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Nov 30, 2011 11:26 AMPublication: The Southampton Press

New Brand Of Politics In The Future For Southampton Trustees

Nov 30, 2011 11:41 AM

The Southampton Town Trustees have for decades been largely detached from the rancor of town politics. Of course, it was easy to keep politics out of the mix when the board was, for the better part of four decades and 20 election cycles, all Republican.

But now politics, and the policy and personal concerns that come with it, have washed over the Trustees.

Two of the longtime incumbent Republicans, Trustees Eric Shultz and Fred Havemeyer, say they do not expect to be on the GOP ticket in two years when they seek reelection, having been shunned by the party in the midst of the recent election campaign. Both filed paperwork this week with the Suffolk County Board of Elections to begin the process of formally changing their registration to Democrat, a move that wouldn’t take effect until after elections in 2012.

The switch would rob the Republican Party of a majority on the board for the first time in more than a half century, and set up a 2013 campaign that would have the potential to upset the apple cart even further.

Mr. Shultz and Mr. Havemeyer, both longtime Republicans starting their eighth and fifth terms on the Trustees boards, respectively, say they have been told the Republican Party will not endorse them again in the future after they both accepted cross-endorsements from the Democratic Party this year.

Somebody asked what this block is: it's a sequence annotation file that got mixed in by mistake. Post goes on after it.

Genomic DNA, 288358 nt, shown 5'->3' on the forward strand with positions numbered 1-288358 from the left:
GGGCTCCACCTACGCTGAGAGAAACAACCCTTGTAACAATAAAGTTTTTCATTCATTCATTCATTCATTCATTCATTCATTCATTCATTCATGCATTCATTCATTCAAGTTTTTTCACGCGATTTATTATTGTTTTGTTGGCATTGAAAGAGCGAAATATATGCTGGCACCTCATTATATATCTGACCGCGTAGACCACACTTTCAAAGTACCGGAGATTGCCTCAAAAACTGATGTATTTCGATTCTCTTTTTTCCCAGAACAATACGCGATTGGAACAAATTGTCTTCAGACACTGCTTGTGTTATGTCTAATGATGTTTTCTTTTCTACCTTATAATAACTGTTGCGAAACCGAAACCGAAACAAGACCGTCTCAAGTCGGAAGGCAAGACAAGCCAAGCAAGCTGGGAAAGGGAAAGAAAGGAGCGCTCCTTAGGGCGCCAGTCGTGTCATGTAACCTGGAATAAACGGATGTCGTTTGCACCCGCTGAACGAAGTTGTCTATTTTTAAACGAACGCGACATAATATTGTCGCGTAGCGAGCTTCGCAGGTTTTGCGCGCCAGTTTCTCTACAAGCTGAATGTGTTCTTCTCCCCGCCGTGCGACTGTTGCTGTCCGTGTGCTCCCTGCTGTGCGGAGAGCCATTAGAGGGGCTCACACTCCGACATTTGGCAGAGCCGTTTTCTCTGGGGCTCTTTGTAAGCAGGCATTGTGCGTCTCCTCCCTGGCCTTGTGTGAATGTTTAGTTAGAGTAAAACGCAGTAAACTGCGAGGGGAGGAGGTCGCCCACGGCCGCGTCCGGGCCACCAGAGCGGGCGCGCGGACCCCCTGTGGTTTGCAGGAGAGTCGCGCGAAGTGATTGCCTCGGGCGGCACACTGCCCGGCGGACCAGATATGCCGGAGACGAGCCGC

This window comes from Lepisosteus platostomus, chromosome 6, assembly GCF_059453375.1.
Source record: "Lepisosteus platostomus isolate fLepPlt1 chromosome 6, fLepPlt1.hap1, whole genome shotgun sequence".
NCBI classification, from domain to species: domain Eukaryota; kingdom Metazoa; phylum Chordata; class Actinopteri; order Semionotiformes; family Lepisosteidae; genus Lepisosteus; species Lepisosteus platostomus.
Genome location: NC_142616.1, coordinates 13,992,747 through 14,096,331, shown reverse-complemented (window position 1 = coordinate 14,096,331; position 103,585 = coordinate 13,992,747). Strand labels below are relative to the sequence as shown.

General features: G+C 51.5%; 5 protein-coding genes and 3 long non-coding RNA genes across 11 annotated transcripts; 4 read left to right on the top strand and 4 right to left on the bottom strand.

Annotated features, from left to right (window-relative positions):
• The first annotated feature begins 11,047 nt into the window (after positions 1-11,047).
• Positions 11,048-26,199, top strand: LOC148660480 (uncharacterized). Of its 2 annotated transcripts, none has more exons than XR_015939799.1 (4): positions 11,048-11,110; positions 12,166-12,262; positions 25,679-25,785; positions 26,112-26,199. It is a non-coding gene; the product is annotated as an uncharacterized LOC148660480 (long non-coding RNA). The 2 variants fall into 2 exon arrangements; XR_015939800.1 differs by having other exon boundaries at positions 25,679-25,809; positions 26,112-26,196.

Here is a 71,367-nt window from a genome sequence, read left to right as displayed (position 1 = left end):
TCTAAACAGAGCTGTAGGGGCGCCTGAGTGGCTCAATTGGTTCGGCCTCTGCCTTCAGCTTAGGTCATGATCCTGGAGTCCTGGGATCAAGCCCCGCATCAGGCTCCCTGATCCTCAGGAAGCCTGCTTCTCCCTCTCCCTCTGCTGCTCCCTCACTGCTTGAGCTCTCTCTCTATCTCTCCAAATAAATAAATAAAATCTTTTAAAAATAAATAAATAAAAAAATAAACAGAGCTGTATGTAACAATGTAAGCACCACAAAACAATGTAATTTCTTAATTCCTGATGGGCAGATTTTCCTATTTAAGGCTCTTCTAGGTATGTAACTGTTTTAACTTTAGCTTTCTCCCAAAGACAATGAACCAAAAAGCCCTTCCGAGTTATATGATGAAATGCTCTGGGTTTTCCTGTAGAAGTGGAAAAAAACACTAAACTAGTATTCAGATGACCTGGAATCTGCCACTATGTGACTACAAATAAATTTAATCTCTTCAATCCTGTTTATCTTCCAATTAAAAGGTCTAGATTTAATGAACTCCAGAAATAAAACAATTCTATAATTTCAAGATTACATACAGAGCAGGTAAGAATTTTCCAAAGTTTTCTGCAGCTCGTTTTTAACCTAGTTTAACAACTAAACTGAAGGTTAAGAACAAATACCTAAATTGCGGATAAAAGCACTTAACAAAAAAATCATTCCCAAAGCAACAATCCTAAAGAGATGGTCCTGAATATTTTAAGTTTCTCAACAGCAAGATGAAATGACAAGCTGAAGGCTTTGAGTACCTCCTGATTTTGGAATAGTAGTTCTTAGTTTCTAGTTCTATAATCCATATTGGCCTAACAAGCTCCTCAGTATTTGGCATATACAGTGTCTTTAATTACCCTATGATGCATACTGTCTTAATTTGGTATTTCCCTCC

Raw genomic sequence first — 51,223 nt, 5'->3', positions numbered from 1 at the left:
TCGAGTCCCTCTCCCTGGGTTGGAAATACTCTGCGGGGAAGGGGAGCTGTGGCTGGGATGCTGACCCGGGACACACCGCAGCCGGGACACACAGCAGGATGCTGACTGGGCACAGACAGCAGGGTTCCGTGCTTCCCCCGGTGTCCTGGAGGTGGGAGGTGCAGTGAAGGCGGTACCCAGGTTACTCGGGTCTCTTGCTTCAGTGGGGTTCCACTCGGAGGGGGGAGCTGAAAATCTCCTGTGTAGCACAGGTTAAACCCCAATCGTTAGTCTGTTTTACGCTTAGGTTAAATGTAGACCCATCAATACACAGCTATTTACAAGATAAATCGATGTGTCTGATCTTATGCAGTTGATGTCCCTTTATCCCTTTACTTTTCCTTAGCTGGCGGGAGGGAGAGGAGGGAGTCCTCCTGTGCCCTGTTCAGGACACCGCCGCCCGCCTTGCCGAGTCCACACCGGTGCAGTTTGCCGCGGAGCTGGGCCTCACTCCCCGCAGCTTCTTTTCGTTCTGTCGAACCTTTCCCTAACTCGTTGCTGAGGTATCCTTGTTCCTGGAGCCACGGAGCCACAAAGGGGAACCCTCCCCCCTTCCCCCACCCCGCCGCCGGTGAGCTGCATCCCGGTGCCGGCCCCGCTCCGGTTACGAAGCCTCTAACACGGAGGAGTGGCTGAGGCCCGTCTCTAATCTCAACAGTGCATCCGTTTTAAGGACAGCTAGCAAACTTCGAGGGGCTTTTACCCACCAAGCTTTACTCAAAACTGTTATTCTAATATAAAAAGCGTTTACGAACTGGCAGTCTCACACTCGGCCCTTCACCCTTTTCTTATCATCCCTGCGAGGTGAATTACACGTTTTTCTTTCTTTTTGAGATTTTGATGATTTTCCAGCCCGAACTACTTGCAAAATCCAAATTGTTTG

“Eric and I are seen as having gone against the Republicans, so we will have to align our political affiliations in the future with those parties that see our efforts as being in the interest of the town residents and freeholders,” Mr. Havemeyer said. “The Democrats were very gracious and far-seeing in cross-endorsing us this time. Times change.”

Were the two incumbents to switch parties and, presumably, garner the Democratic endorsement again in 2013, both parties likely would field full Trustee tickets, which would mean as many as five new challengers on the ballot, and put all of the incumbents’ seats at risk. For a board that has rarely seen more than one or two serious challengers to incumbents in an election, the prospect is foreign territory.

“Politics has really come into the heart of the Trustees now, and it’s a shame,” said incumbent Trustee Ed Warner Jr. “I don’t know what the thought process behind it was, but this was undoubtedly the most political Trustees election I’ve ever seen, even back to my father being a Trustee for three decades—and the next one looks to be the same thing.”

The tide of Trustees politics began to change when Bill Pell, a registered Independent endorsed by the Democratic Party, won election to the board on his third try in 2009. In the run-up to the 2011 campaign, the town’s Republican Committee refused to cross-endorse Mr. Pell, despite support by the Republican incumbents on the board. Instead, the party put up a challenger, Scott Horowitz, seeking to regain the fifth seat on the board for the GOP—but at the same time increasing the possibility that one of the Republican incumbents could be bounced from the board.

That is where the vote counting began. Mr. Shultz, the Board of Trustees president, running for his eighth term on the board, did not receive the endorsement of either the Conservative Party or the Independence Party, both reliable supporters of the incumbent Trustees through many elections. The loss of Conservative Party support, typically an automatic endorsement for a Republican, was, according to party officials, rooted in a series of Trustees lawsuits against residents of West Hampton Dunes, including the tiny village’s mayor, Gary Vegliante, over land the residents claim they should be able to build on but the Trustees say is publicly owned.